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From Civic Duty to Feeding Frenzy

Dear Editor:

What has become of us?

I have read with a mixture of disgust and exasperation some of the letters and opinion pieces in this paper relating to the 2020 census. The basic gist of these pieces is this: fill out the census so we can get millions of federal dollars.

When exactly did we trade our status as independent self-governing citizens for pathetic and puerile dependence on federal money? When did we transform solemn civic duties into a mad dash to be the first pig at the federal feeding trough?

To be clear, you ought to fill out the census, though I can certainly sympathize with those who will refuse.

Some will neglect to be counted simply to deny Democrats the opportunity to pick up additional seats in Congress. Others are outraged that non-citizens will be counted in determining representation.

In a state where our governor has hired an “army” of people whose sole job is to find out who you’ve been with, many others are wary of providing the government any personal information.

I certainly share a deep distrust of government, but the census is not some new scheme to track us. It is an essential component of our federal system, enshrined in the Constitution itself. Since the founding of our nation, we have performed the sober and vital task of tallying the population to ensure that representation is relatively proportional and fair.

Apparently we are incapable of understanding that. Evidently, appealing to our avarice is more effective than invoking our civic duty and reverence for our constitutional system.

The notion that we are so helpless and incompetent we need someone else to provide for us is infuriating, patronizing, insulting, morally hollow, and dangerous for democracy.

There are two basic things you should know about federal money: (a) it came from somewhere, and (b) it comes with strings attached.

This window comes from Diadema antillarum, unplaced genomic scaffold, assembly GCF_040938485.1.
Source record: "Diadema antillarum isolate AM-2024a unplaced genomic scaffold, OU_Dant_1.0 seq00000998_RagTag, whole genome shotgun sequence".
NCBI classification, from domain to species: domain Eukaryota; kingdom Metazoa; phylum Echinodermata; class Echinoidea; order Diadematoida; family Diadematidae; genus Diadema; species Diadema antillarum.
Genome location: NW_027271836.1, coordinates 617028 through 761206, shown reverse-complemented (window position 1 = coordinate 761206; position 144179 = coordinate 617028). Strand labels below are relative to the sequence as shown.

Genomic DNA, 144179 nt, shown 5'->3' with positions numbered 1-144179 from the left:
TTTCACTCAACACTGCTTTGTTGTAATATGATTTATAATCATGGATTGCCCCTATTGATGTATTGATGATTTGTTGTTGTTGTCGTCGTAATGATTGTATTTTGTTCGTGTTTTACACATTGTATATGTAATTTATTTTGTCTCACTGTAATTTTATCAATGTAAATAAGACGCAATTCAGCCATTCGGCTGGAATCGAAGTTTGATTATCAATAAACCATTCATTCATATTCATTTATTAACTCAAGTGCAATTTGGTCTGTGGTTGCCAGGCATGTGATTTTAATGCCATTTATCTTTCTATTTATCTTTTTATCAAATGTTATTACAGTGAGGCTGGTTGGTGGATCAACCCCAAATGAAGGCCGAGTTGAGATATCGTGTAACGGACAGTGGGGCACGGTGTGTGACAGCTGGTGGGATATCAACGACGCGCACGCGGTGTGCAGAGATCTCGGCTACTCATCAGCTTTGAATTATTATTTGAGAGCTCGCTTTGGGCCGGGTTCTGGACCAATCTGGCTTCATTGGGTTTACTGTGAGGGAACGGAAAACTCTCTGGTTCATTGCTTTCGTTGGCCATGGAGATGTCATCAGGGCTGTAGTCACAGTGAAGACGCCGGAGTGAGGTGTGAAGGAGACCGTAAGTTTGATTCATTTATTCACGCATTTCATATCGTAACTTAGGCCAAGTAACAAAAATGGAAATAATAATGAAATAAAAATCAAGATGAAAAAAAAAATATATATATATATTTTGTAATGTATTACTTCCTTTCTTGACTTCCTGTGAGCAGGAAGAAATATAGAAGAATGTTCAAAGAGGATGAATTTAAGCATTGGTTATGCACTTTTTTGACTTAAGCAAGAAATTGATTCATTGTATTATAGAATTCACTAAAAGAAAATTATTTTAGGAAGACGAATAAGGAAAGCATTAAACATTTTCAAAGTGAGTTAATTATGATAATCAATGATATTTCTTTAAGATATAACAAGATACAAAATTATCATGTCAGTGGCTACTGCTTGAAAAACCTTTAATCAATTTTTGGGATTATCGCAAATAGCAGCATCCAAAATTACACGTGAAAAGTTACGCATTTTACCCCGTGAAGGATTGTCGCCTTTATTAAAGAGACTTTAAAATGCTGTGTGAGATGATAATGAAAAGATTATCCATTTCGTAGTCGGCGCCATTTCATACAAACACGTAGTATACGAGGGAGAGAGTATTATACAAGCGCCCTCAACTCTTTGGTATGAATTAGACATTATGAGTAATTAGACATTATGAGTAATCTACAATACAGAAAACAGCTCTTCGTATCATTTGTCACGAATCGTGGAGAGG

To the first point, shame on us if we are motivated by the prospect of competing for other people’s money. If, however, we are simply recovering money that came out of our pockets, why are we allowing ourselves to be bribed with our own money?

As for the strings attached, if a marionette had as many strings as a federal dollar, you would be able to control the puppet’s slightest facial movement. There are limits on what the federal government can mandate, but there are virtually no limits on the conditions they can put on receiving federal money.

All of which is just a long-winded way of repeating what your grandma used to tell you: there’s no such thing as a free lunch.

We must fix the corrupt system that has neutered and debased local governments, and transformed politics into a shameless feeding frenzy. The best, perhaps the only way to do this is call an Article V Convention of States to amend the Constitution to set limits on taxing and spending, keep our money at home, and return power and responsibility back to the people. Visit conventionofstates.com to learn more, and get involved.

Seth Essendrop

Bayonne
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